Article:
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  1. #1
    stephanie's Avatar
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    film in a bath tub

    i just had a friend ask me if i had ever put my film in a tub to get an aging effect

    has anyone ever herd of this

    and is there any other suggestions for aging film

  2. #2
    holmburgers's Avatar
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    Unless the tub is full of some sort of liquid, nothing will happen..... ok, just kidding. But I think it's unclear what you mean.

  3. #3

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    You want to age film in what way exactly?

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    stephanie's Avatar
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    in a bath tub full of water lol

    and i think were are going for a 60's color shift

  5. #5

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    I've heard of burning, scratching, sanding, toning, bleaching, and I'm not sure what else.
    Nothing specific to bathtubs though.

    and i think were are going for a 60's color shift
    Ektachrome (and lots of others) from the '60's will do that all by itself, no tub needed

  6. #6
    holmburgers's Avatar
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    I don't know what water would do to film before processing. I think it might damage it a bit too much, like make it unusable. For color shifts, try heating it. Maybe put it in a 200 degree oven for an hour or something. I'd be very curious to see the result.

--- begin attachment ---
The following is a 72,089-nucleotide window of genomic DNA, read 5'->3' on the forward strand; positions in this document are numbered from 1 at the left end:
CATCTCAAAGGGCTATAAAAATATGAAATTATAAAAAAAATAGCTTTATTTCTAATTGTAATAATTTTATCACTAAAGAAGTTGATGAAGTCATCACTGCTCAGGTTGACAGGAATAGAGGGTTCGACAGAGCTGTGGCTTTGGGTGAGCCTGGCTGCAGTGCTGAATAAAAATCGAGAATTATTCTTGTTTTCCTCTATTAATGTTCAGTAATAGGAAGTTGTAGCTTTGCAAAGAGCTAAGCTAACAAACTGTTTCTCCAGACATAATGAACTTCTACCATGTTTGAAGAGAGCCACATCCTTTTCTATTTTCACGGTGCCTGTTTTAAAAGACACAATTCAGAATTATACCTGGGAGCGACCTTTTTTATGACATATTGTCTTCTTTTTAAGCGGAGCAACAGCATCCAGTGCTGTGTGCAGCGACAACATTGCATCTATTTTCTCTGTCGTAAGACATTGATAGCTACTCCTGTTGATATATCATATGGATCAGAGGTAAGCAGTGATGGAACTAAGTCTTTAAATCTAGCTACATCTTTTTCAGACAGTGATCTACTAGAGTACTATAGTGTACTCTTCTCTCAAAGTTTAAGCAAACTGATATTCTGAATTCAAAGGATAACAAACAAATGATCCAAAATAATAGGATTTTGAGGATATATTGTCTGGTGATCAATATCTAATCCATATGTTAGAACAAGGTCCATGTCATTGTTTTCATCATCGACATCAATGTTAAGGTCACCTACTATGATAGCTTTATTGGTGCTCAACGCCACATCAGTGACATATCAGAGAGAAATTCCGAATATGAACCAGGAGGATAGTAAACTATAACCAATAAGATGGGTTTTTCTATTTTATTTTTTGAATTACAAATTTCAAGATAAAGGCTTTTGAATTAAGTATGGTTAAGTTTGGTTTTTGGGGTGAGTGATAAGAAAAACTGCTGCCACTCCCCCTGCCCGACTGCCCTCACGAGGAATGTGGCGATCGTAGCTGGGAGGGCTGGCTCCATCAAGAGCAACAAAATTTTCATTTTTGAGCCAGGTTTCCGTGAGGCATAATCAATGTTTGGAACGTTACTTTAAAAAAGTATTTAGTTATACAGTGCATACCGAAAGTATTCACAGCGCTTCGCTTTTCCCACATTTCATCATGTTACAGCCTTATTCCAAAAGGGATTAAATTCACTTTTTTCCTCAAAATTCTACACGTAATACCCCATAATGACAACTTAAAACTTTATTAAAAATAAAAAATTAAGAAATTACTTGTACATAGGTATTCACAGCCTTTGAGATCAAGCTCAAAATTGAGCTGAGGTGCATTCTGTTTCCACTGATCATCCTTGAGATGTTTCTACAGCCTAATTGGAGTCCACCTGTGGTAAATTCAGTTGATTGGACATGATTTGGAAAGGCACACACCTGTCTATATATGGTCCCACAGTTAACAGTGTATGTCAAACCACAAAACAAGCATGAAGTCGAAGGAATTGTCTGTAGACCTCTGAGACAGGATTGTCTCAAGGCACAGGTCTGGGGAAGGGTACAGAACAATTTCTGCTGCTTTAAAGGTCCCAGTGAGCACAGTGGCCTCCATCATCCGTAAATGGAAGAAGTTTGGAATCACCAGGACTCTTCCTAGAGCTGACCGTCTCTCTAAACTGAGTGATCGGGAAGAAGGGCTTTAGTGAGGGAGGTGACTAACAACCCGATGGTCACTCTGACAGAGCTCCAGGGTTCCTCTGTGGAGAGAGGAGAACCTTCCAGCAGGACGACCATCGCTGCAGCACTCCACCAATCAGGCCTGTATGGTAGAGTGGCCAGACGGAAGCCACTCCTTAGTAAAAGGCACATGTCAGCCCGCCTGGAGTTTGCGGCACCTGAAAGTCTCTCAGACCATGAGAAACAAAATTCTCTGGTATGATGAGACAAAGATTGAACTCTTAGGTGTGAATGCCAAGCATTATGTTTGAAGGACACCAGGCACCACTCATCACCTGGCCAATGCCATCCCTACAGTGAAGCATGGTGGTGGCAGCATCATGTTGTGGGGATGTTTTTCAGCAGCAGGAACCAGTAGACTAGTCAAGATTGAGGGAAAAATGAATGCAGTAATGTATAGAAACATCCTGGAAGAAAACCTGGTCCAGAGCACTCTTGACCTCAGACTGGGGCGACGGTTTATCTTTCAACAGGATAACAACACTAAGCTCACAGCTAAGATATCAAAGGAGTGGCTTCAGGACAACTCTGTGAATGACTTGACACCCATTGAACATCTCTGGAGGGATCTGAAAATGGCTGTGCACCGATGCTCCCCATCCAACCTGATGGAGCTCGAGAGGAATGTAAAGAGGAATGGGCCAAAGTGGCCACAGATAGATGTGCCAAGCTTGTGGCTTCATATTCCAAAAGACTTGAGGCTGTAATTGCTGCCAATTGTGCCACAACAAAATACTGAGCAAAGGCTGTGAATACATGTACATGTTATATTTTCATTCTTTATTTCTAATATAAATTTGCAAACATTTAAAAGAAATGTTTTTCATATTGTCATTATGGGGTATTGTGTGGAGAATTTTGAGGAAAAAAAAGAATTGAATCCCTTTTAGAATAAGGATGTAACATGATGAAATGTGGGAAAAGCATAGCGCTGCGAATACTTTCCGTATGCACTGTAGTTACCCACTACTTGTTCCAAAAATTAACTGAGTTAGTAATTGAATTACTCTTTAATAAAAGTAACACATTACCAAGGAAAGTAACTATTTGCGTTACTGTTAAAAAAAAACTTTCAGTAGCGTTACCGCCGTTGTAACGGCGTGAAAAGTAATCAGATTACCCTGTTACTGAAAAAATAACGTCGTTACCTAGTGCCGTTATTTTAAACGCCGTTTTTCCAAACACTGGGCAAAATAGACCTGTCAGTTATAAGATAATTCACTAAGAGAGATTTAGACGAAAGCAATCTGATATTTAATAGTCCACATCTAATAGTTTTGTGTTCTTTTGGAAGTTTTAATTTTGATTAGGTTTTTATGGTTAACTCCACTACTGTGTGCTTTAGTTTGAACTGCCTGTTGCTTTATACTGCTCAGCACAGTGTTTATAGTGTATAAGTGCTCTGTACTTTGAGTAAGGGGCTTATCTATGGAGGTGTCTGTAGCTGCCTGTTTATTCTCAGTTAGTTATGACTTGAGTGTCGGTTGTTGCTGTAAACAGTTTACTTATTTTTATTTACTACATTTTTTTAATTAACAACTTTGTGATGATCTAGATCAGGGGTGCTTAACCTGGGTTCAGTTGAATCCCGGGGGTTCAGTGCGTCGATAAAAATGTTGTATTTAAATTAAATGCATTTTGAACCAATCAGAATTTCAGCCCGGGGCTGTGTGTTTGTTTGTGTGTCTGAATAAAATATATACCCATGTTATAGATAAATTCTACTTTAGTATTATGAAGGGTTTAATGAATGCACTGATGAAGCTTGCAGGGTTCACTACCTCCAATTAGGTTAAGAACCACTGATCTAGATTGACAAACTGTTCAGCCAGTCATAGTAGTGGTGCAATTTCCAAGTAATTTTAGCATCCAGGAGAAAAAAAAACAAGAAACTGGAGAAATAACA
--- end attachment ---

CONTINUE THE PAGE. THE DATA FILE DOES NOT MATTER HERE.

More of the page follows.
7. #7
    stephanie's Avatar
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    same here i told her what about expired film
    because expired paper sometimes has a yellow shift 60's looking shift

  8. #8
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    (to holmburgers )
    and that would not melt it ? at all

  9. #9
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    How about soaking in very warm(not hot) water to remove the AH coating prior to use. Might be able to do this with 35mm film in the cassette without removing the film first. May need several rinses to clear all the dye, then hope it doesnt stick together.
    Rick Allen
    Argentum aevum

  10. #10
    Kevin Kehler's Avatar
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    Quote Originally Posted by holmburgers View Post
    I don't know what water would do to film before processing. I think it might damage it a bit too much, like make it unusable. For color shifts, try heating it. Maybe put it in a 200 degree oven for an hour or something. I'd be very curious to see the result.
    I left a Holga loaded with Ektar 100 in a car at +30 C degrees for 2 days; all the shrubs and greenery went blue/purple and my daughters skin looks like a boiled lobster. Not intentional but some interesting looks.
    Once a photographer is convinced that the camera can lie and that, strictly speaking, the vast majority of photographs are "camera lies," inasmuch as they tell only part of a story or tell it in a distorted form, half the battle is won. Once he has conceded that photography is not a "naturalistic" medium of rendition and that striving for "naturalism" in a photograph is futile, he can turn his attention to using a camera to make more effective pictures.

    Andreas Feininger

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